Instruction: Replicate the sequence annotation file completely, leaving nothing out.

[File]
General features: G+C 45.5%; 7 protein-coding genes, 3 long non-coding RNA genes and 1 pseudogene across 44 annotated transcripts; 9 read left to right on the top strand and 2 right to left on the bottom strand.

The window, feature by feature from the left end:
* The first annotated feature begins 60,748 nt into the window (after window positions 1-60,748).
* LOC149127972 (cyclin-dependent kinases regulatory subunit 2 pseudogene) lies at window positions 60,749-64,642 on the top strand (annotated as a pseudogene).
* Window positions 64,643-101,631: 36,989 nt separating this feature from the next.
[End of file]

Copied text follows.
General features: G+C 45.5%; 7 protein-coding genes, 3 long non-coding RNA genes and 1 pseudogene across 44 annotated transcripts; 9 read left to right on the top strand and 2 right to left on the bottom strand.

The window, feature by feature from the left end:
* The first annotated feature begins 60,748 nt into the window (after window positions 1-60,748).
* LOC149127972 (cyclin-dependent kinases regulatory subunit 2 pseudogene) lies at window positions 60,749-64,642 on the top strand (annotated as a pseudogene).
* Window positions 64,643-101,631: 36,989 nt separating this feature from the next.